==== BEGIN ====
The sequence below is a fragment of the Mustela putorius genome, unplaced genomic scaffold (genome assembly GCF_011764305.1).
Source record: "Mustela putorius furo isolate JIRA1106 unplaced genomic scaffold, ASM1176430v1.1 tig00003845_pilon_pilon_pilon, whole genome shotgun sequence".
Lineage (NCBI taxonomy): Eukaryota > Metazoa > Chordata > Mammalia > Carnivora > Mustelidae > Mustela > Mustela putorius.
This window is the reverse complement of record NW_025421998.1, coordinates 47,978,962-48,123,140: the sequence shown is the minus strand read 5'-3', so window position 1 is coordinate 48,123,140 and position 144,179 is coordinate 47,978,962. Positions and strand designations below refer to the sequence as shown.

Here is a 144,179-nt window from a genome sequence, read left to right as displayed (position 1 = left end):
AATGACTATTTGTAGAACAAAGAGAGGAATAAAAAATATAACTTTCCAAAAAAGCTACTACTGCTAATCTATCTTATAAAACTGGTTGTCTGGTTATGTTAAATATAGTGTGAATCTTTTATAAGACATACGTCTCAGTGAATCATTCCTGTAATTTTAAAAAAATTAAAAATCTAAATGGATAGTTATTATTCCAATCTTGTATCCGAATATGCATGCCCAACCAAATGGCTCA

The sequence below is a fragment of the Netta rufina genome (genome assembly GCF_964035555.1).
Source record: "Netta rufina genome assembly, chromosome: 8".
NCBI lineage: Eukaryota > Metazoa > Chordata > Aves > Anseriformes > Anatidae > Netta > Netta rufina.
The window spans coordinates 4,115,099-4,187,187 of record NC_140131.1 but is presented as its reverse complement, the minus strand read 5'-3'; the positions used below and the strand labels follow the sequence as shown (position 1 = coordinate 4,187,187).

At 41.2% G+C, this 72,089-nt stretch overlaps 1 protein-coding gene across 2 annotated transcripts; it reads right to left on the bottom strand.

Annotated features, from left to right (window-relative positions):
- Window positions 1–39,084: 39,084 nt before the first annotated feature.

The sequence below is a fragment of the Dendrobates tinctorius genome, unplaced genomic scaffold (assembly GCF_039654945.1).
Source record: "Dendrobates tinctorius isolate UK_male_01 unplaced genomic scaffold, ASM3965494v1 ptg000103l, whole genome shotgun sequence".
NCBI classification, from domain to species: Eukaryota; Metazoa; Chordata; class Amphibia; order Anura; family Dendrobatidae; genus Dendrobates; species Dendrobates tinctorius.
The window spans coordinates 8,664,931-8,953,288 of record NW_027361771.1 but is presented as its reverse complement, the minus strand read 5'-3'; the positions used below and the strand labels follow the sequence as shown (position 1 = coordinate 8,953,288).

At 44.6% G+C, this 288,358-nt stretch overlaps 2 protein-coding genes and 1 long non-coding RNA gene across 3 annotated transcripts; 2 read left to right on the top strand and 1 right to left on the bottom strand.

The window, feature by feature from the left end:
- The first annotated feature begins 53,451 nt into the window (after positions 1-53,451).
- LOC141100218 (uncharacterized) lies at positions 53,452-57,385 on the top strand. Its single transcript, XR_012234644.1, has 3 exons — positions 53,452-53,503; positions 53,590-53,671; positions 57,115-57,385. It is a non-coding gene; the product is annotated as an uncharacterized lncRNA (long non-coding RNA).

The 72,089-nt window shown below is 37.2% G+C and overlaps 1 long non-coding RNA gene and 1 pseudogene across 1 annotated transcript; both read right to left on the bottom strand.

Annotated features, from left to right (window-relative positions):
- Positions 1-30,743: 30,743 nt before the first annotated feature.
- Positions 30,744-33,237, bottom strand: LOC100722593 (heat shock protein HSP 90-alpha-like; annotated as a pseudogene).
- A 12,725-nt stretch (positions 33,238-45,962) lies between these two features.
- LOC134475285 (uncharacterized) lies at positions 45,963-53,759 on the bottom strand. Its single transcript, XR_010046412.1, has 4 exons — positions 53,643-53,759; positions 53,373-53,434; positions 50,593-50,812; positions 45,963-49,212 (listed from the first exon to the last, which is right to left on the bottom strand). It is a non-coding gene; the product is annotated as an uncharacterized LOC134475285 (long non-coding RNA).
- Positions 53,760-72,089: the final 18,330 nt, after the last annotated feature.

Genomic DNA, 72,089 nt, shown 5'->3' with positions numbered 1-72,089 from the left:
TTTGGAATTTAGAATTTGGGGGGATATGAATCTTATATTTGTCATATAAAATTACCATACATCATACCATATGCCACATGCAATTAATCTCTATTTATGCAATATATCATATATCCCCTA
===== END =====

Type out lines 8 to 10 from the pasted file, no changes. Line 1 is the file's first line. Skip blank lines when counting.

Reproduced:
Source record: "Netta rufina genome assembly, chromosome: 8".
NCBI lineage: Eukaryota > Metazoa > Chordata > Aves > Anseriformes > Anatidae > Netta > Netta rufina.
The window spans coordinates 4,115,099-4,187,187 of record NC_140131.1 but is presented as its reverse complement, the minus strand read 5'-3'; the positions used below and the strand labels follow the sequence as shown (position 1 = coordinate 4,187,187).